Welcome to the second instalment of my series that aims to shed some light on albums that I love but that for some reason have not found the interest and love that I firmly believe that they deserve. Yesterday’s post offered black metal in the form of Hecate Enthroned, thrash metal courtesy of Dearly Beheaded and melodic progresive metal from Vanishing Point.
Today, I have chosen some slightly different genres, namely ‘Barbarian Metal’ (read on and all will become clear), a modern melodic death metal hybrid and what I term as classic progressive metal. I really hope that there’s something within this list that will interest you and hopefully, help lead to a brand new discovery.
Bal Sagoth – Starfire Burning Upon The Ice-Veiled Throne of Ultima Thule
Bal Sagoth are a UK-based extreme metal band under the stewardship of the talented and committed Byron Roberts. Tagging themselves as ‘Barbarian Metal’, Bal Sagoth straddle several genres and manage to sound pretty unique in the process. Black metal stands at the core of the band’s approach, complete with fast staccato riffing, blast beats and screamed vocals. However, there are touches of death metal and even power metal within the compositions, not to mention huge swathes of keyboards to add the symphonic and bombastic sheen to the whole thing.
The bombast is actually extremely important to Bal Sagoth and it is this, coupled with the lyrical themes that stand them apart from others. Byron is clearly inspired by fantasy themes and ‘Starfire’, recorded in 1996, really revelled in this. Spoken word segments in Byron’s unmistakeably deep timbre overlay quieter, more melodic passages to break up the aggression and the thunderous drumming which is unequivocally a focal point of the album. In actual fact, some of the melodies are variations of those from the ‘Conan The Barbarian’ film from 1982.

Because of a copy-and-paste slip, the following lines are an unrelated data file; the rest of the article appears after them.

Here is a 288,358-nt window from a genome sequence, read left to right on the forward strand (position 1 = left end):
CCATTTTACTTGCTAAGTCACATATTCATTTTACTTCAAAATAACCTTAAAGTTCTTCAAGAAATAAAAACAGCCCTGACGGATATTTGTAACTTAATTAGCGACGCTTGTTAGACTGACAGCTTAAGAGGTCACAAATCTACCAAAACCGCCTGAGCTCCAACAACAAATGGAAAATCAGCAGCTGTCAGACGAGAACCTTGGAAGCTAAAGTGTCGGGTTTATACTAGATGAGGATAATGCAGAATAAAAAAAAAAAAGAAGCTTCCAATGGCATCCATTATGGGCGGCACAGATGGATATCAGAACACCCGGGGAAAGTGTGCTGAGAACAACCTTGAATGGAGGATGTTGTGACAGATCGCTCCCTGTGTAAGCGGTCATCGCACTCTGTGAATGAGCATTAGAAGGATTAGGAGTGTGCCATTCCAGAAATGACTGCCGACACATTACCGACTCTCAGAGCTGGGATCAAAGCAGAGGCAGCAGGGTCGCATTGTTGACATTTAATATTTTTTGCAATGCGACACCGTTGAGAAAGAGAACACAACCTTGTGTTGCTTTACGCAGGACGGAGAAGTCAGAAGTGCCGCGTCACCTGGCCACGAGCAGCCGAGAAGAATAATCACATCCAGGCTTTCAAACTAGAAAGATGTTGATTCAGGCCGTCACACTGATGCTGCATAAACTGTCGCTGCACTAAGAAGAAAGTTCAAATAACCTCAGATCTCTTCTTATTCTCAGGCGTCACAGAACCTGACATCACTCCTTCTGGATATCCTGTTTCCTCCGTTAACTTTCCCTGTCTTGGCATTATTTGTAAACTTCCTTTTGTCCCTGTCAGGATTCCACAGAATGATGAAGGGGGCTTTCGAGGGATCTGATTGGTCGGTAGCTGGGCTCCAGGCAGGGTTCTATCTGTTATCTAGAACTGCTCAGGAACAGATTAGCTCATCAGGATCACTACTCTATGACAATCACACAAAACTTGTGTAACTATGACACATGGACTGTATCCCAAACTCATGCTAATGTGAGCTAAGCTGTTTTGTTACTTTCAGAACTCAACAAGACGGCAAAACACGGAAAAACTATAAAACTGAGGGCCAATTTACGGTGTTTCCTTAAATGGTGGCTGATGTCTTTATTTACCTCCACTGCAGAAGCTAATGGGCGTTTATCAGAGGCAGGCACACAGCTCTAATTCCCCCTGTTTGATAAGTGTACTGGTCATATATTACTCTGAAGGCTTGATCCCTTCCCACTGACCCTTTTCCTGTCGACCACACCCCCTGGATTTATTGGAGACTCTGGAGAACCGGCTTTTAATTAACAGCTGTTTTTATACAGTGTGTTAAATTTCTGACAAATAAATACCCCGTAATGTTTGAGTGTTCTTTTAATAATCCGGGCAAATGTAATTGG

I also love the ludicrously long song titles; I mean, who cannot love a track entitled ‘The Splendour of a Thousand Swords Gleaming Beneath the Blazon of the Hyperborean Empire’ or even better, ‘And Lo, When the Imperium Marches Against Gul-Kothoth, Then Dark Sorceries Shall Enshroud the Citadel of the Obsidian Crown’? Cracking stuff!
Bal Sagoth are still active and have released several albums throughout their career, currently spanning twenty years. However, it is this album, their second, released on Cacophonous Records (labelmates of a fledgling Cradle Of Filth at the time) that I revere the most. From the opening drama and pomp of the instrumental opener, that sounds like it could easily have been the soundtrack to a Lord of The Rings scene ,this is a very special record. And although some may argue that it verges on silliness or is now sounds a little dated, I strongly disagree. It maintains regular rotation on my stereo and will continue to do so for years to come I’m sure.
If you like aggression and extreme metal but also like the overblown theatrics of film scores, this is a must-hear – it’ll have you grinning from ear to ear!
Raunchy – Confusion Bay
I discovered Raunchy as I was delving more deeply into the melodic death metal genre. Not content with In Flames and Dark Tranquillity, I made it my mission to discover as much as the genre had to offer. During my exploration, Raunchy popped up. And, whilst ‘Confusion Bay’ is not exactly melodic death metal in the true sense of the definition, there are certainly some similarities.